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"I am meticulous. If I have a goal to achieve or job to do, I'll get it done.

"I am meticulous. If I have a goal to achieve or job to do, I'll get it done. And will have been calculated in the way I prepared." This is how Kate Perry described herself to me late in 2017 at a team training camp in Lorne, Victoria – the backdrop of today's Cadel Evans Great Ocean Road Race. She also went on to tell me: "I see a solid Nationals campaign for the team. I'd personally like to get a good result in the Time Trial [she came 5th]. But my mental energy is unquestionably going to be on the road race this year."

 

And those with even a passing interest in women's cycling will know that Kate pulled a humongous turn on the front of the 2018 FedUni RoadNats. Positioning herself in the early break with World Tour calibre riders, Mitchelton-SCOTT's Jesse Allen and FDJ's Lauren Kitchen, the TT specialist from Melbourne did the lioness' share of the work. Kate set the tempo and drove the break almost the entire distance of the race until a spirited peloton caught the taxed threesome with roughly 10km to go. She still managed to finish in the top 10.

Success, both on and off the bike, is not unusual for Kate Perry, who's rather more levelled headed, than her namesake. Now in her third year with Specialized Women's Racing, she has been competing in the NRS since 2014 and has a significant palmares. Third in last year's Road National ITT; 3rd in the Oceanian Road ITT Championships (2016); 1st Overall at the Tour of Bright (2015); 1st Overall at Warburton Road Race (2014). The list of accolades goes on.

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But it hasn't all been plain sailing. Introduced to cycling by her father when she was five-years-old, she first found her feet on a tag-along bike adjoined to her dad's, but would miraculously stop pedalling when there was even a sniff of a hill. Noting this reluctance for vertical metres, Kate's father opted to take her to Brunswick Velodrome every Sunday with all the other little tickers.

 

"I didn't look back from there. I joined up with Brunswick Cycling Club (she's still a member today) and raced from when I was about eight years old to when I was 15. All on the track. I took to the road as a junior right up until the first year of elite women, which coincided with my first year of university. To be honest, I was a bit burnt out; lacking direction. I was a decent rider as a junior, but I wasn't anything special so it was unclear as to whether I would continue."

 

She took a break. Instead, focusing on her studies – first becoming a Bachelor of Exercise Science and then going onto to complete her Masters in High-Performance Sport. It was this opportunity for Kate to focus her energy elsewhere and somewhat let her hair down that ultimately inspired her back into the sport after a three-year hiatus.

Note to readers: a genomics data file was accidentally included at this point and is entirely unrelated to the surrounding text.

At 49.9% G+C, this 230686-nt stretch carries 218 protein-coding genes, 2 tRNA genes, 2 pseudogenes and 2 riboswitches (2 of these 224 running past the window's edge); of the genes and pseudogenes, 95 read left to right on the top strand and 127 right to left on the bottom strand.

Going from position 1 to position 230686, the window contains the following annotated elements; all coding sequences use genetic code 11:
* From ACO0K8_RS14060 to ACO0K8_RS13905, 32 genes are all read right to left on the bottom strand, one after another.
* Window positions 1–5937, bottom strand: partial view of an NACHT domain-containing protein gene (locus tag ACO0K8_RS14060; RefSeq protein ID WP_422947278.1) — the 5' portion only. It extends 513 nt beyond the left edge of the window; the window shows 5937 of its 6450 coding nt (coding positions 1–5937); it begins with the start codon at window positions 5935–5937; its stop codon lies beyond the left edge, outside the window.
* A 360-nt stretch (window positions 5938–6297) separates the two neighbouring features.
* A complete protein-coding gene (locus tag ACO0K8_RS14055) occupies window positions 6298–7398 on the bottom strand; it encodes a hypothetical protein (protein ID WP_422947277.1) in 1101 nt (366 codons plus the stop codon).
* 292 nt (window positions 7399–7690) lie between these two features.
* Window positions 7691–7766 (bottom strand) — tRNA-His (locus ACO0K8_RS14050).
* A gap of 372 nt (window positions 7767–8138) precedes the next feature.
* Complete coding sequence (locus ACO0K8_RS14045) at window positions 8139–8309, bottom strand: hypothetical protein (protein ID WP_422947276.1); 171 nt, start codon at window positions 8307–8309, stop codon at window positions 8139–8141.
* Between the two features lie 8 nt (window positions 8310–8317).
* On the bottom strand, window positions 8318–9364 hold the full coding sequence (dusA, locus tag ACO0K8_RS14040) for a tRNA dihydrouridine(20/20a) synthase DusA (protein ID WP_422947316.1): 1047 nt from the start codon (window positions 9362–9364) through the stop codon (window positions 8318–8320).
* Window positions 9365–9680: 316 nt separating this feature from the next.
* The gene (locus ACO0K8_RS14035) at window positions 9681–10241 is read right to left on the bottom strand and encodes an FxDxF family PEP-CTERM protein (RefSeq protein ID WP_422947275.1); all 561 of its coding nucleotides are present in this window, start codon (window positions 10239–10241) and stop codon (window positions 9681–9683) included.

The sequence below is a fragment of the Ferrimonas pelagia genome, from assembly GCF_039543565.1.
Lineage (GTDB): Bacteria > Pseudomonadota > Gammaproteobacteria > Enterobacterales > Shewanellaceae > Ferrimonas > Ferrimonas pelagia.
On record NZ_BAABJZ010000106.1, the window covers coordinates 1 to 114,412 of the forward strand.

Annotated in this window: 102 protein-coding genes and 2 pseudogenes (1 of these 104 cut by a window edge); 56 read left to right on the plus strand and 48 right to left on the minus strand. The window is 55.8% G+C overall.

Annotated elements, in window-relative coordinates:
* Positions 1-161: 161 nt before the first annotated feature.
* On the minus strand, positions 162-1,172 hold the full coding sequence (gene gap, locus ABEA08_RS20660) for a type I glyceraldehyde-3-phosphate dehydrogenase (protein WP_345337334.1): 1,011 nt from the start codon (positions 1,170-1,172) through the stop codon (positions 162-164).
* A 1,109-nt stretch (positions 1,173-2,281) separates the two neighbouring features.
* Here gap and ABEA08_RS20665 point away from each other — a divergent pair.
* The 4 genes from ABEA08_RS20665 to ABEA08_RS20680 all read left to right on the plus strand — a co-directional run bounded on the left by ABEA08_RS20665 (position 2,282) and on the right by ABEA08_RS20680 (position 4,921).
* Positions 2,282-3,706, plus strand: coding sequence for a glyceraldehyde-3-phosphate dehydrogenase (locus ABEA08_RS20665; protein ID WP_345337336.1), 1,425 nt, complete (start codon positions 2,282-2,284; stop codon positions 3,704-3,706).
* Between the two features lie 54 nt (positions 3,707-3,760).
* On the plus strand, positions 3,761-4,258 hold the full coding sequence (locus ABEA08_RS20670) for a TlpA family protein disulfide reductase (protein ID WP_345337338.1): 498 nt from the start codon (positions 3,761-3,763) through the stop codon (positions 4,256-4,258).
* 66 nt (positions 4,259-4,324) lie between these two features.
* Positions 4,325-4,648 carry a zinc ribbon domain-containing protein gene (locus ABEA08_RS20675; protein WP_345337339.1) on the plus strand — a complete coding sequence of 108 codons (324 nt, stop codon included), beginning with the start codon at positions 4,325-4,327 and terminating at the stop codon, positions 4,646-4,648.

She now finds that balance a necessary part of being successful in the sport. And she may just be one of the busiest women in the peloton combining roles as an Event Project Manager at Melbourne Olympic Park with a coaching role for FTP Training, renowned within the Melbourne cycling community, as well as being a PT Instructor for another city-based studio called Cycling Collective.

 

"I'm fortunate that I've had a good circle of people around me, particularly in the last 12 to 18 months where I'm able to separate cycling and work. I exert 80 per cent of my brain power on my role at Melbourne Olympic Park, which is completely separate from cycling and that complements my coaching, which is an interest as much as it is a job. But having two separate focuses is important. Having that ability to switch off, and find what your limits are in all aspects of your life is difficult. But necessary."

 

That said, an ambitious Kate Perry hasn't put pay to the idea of heading over to Europe and chasing the opportunity of being a full time cycling professional.

 

"I think anyone of us who is here giving up our time and putting in this much effort wants to go places. I'm 27. In female cycling years that's your prime. I still have plenty of years to work out what I want to do, but I think I'm at the point now; I'd like to give it a nudge."

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She also isn't deterred by the challenge female cyclist's face with little to no support coming from Cycling Australia.

 

"Women's cycling is moving in the right direction. Comparative to other elite female sports, there's a long way to go. But equally, cycling itself has a long way to go in terms of whether it has a sustainable future. That's not just limited to female cycling. If you're willing to sacrifice a lot; then sure it's a viable profession. But I think more people are becoming aware that you need something else already in place for life after cycling."

 

Whatever the future holds, Kate Perry is a champion and you're going to hear her roar.

SPECIALIZED WOMEN'S RACING WILL COMPETE IN THE CADEL EVANS GREAT OCEAN ROAD RACE. JANUARY 27, 2018